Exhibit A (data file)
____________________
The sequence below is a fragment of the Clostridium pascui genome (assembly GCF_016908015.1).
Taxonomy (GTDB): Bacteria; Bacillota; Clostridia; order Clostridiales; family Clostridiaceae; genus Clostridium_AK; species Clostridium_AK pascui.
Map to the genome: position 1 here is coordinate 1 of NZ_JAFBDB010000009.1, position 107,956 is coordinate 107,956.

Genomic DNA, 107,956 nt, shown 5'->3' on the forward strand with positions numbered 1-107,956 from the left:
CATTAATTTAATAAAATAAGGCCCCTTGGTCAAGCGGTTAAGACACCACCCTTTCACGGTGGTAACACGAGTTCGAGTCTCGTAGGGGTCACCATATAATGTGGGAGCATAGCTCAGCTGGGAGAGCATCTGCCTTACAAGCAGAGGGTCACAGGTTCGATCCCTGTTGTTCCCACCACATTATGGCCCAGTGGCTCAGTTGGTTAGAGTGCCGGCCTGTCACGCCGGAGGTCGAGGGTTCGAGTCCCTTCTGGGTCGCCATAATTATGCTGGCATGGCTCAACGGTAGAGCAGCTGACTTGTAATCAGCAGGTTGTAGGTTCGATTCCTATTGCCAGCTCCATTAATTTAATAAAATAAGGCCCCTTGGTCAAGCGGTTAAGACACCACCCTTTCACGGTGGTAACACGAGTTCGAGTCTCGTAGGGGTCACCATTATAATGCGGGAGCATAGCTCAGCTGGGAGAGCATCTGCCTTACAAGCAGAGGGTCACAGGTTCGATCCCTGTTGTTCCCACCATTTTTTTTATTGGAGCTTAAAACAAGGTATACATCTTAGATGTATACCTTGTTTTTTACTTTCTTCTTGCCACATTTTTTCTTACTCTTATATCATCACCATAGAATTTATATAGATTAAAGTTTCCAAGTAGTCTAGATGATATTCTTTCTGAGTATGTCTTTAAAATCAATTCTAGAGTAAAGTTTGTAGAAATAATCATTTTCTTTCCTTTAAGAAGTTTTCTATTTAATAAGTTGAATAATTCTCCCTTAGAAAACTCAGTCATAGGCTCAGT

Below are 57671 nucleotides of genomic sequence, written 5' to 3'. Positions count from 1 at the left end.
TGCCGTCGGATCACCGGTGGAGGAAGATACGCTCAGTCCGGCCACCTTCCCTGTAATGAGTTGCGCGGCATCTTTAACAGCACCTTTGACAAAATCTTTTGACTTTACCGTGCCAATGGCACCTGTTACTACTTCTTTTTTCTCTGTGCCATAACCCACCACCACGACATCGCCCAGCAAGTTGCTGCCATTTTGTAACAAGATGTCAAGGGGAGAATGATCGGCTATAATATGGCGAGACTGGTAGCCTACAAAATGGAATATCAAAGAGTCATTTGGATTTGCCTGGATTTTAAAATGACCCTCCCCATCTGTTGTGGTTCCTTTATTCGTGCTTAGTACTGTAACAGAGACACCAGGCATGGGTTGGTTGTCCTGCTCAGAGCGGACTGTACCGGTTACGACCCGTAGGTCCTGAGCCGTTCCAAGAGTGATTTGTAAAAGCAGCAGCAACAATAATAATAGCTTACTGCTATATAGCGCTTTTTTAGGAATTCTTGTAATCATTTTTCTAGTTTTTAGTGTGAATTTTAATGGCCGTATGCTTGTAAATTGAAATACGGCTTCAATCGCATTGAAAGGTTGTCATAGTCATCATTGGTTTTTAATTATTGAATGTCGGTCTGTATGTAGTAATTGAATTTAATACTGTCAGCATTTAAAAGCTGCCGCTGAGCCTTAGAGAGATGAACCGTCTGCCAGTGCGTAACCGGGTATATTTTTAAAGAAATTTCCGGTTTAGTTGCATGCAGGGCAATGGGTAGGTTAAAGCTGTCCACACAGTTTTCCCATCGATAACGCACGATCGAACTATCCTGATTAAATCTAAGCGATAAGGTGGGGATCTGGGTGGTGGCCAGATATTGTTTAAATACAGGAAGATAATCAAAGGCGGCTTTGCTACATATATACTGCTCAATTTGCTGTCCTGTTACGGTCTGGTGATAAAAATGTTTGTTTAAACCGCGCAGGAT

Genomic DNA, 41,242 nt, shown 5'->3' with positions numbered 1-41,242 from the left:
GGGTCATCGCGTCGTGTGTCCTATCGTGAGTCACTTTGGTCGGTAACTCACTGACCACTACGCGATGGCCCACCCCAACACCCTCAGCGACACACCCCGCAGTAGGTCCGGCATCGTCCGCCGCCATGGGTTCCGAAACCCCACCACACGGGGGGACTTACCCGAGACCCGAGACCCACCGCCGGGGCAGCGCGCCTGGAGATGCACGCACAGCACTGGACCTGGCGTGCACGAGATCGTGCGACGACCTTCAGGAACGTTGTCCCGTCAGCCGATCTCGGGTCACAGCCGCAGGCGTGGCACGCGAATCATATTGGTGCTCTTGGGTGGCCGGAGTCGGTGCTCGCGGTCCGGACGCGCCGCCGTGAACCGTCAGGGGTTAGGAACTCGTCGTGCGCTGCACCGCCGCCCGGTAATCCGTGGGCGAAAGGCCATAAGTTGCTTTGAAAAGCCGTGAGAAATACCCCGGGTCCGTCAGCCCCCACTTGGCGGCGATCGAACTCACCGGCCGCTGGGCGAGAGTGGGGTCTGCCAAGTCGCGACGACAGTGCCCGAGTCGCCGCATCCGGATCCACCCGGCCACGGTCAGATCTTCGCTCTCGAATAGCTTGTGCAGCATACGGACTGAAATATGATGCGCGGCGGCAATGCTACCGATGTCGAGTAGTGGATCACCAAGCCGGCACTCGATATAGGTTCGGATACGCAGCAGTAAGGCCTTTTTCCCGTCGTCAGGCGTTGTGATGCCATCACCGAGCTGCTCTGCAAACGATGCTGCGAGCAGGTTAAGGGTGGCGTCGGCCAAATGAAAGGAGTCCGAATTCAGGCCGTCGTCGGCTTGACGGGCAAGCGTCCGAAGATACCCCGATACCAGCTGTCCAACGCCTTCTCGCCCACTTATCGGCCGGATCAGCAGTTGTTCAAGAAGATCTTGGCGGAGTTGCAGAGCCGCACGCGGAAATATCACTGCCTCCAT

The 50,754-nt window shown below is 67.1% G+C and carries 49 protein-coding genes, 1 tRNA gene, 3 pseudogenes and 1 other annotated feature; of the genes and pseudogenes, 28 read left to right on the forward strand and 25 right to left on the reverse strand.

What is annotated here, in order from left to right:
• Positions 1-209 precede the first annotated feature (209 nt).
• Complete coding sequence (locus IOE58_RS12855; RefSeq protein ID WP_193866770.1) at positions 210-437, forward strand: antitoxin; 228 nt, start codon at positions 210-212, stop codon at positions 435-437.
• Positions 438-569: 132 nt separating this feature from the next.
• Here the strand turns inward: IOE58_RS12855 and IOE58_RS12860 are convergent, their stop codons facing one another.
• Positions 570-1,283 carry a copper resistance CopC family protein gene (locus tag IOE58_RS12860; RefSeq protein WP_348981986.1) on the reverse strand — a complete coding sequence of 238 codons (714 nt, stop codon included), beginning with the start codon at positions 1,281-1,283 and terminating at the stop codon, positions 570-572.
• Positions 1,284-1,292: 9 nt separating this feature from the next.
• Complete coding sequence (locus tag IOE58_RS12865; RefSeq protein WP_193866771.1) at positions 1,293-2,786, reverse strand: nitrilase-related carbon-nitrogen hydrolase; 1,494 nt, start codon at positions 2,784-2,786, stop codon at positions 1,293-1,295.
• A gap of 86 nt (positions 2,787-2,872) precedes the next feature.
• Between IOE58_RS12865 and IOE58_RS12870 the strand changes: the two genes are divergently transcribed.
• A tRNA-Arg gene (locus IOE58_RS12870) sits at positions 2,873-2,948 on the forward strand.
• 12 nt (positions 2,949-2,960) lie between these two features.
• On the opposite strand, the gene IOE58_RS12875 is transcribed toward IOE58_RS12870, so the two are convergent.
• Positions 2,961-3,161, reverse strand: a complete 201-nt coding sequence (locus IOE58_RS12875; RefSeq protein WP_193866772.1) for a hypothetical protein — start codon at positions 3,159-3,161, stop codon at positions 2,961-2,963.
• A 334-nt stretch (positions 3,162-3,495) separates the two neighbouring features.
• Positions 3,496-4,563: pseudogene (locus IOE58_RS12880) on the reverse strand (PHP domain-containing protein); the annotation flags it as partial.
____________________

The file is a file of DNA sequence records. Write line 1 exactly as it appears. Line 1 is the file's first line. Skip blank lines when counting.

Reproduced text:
The sequence below is a fragment of the Clostridium pascui genome (assembly GCF_016908015.1).